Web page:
Tuesday, 18 April 2017

Improved Arduino Development Environments for ESP8266

I was going to call this 'alternative' Arduino IDEs but as the Arduino IDE works so well but just lacks a couple of features, I didn't want to rule out an improved Arduino IDE from my list.

Having tried out the Eclipse for Arduino IDE and been hampered by some limitations and known issues, I've decided to quickly try out a few others.

There is no point if the IDE's take too long to install or slow me down in any way.

I'm only after one main extra feature. Call-tips or Intellisense, so I don't have to have the library documentation open in another window, all the time I am coding. Something that displays the available methods and their parameters, as I type, is all I need.

Once you get the call-tips, other features like auto-complete and variable definition checking as I type, so I don't spell variable names incorrectly, usually come along with it.

I like open source, so I'm going to start with free products but I won't rule out low cost paid for ones. I've found a small fee is often worth paying to get a more reliable, less hassle, solution.

I will also rule out products that are not up to date enough to allow new boards to be added easily. It does not matter if the code is a few years old, as long as it was complete and had a feature to easily add boards and libraries.

There are several other sites with lists of things for me to try:
https://www.arduinostarterkits.com/resources/arduino-ide-windows-mac/
https://www.intorobotics.com/alternatives-standard-arduino-ide-one-choose/

In all the examples I have read so far, the IDE relies on the Arduino IDE and any add on libraries being installed on the same machine. This would apply to other language libraries, so is not unexpected.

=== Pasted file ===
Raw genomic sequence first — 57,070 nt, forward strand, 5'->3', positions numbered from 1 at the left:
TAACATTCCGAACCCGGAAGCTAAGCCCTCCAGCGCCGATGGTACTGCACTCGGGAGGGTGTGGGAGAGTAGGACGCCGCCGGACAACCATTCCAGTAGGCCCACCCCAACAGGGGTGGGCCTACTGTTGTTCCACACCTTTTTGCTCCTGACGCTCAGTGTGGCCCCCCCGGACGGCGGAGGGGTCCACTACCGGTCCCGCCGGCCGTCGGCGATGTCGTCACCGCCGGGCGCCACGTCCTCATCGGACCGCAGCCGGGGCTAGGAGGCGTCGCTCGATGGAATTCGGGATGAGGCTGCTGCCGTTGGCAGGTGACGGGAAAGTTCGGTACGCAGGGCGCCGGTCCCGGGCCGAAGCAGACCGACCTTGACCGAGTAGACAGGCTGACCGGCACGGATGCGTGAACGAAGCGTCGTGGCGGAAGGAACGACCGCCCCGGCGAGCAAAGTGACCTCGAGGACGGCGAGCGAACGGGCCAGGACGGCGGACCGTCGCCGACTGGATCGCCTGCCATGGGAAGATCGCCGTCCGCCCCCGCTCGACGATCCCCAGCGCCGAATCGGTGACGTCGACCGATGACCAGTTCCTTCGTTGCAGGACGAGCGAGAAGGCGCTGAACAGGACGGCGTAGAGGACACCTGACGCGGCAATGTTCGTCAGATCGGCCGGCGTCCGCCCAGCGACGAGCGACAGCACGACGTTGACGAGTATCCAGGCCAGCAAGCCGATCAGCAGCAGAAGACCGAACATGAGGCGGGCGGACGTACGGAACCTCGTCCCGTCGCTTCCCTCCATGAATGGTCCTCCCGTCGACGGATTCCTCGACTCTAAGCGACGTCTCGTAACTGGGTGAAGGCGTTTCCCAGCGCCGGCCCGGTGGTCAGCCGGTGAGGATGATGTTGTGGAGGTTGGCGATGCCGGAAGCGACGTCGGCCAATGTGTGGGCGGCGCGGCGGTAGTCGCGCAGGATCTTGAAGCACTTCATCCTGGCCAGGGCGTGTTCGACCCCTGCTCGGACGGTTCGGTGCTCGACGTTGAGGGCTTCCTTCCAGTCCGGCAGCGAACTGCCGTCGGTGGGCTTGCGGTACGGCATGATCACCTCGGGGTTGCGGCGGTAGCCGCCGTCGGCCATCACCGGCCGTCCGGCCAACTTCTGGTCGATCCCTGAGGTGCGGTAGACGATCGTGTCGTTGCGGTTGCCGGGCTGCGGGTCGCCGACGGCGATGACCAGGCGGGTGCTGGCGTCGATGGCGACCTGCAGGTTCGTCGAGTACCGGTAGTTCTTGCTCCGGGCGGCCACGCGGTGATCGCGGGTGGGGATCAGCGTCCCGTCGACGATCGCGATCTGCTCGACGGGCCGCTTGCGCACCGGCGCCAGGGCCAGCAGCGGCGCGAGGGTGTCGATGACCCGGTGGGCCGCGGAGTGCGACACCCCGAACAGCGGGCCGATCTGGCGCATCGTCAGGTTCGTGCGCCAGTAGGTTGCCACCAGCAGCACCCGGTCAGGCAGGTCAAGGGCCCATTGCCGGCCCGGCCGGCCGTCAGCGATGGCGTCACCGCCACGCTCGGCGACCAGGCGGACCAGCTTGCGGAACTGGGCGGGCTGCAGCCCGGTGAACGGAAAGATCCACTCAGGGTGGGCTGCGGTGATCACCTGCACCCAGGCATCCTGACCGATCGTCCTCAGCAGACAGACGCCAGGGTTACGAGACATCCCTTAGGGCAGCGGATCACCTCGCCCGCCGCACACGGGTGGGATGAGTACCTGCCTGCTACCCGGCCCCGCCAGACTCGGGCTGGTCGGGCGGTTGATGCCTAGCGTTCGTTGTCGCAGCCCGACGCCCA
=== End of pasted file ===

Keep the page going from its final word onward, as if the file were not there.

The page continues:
I will add to this list as I try them.
My testing will be very brief. If it takes time too long to get going it fails the test of saving me time.
My other criterion is that it must work with ESP8266 boards.

//

In no particular order:

Eclipse for Arduino (Sloeber)
Date installed: 17 April 2017
See my more detailed page on this.

Plus:

  • Fully featured IDE
  • Syntax highlighting
  • Call-tips
  • ESP8266 boards included (with v4)
  • Good example code included

Minus:

  • Projects are not portable (my biggest issue.)
  • Pain to install
  • Does not cope with spaces in path names
  • Does not fully support Windows redirected folders (mainly a nuisance for me.)

The projects not being portable make it difficult to backup work and in my case, difficult to work from different computers.

//

UECIDE
Date installed: 17 April 2017

Plus:
  • Syntax highlighting
Minus:
  • No call-tips that I could find!
  • Failed to compile my example.
I don't think UECIDE deals with nested duplicated #include statements. It probably could be fixed with #include guard statements but that means it is not fully compatible with readily available code examples!

//

Visual Studio Code with Arduino Extension
Date installed: 19 April 2017
See my more detailed page on this.
There are several Arduino extensions available from different authors. So far I have only tried the one from Microsoft.

Plus:

  • Intellisence for call tips and more works very well.
  • Syntax highlighting.
  • ESP8266 included in the board list.
  • Simple, clean interface, fairly easy to use.

Minus:

  • Manual change to a config file to get the ESP8266 libraries working properly.
  • Some of the Arduino specific functions are on a list of add on commands rather than a button.


I will stop here with my installs for now as Visual Studio Code appears to work well and has the features I was looking for.

==

Things I would have tried next...
Visual Studio Community edition with the Visual Micro add-on.

==



No comments :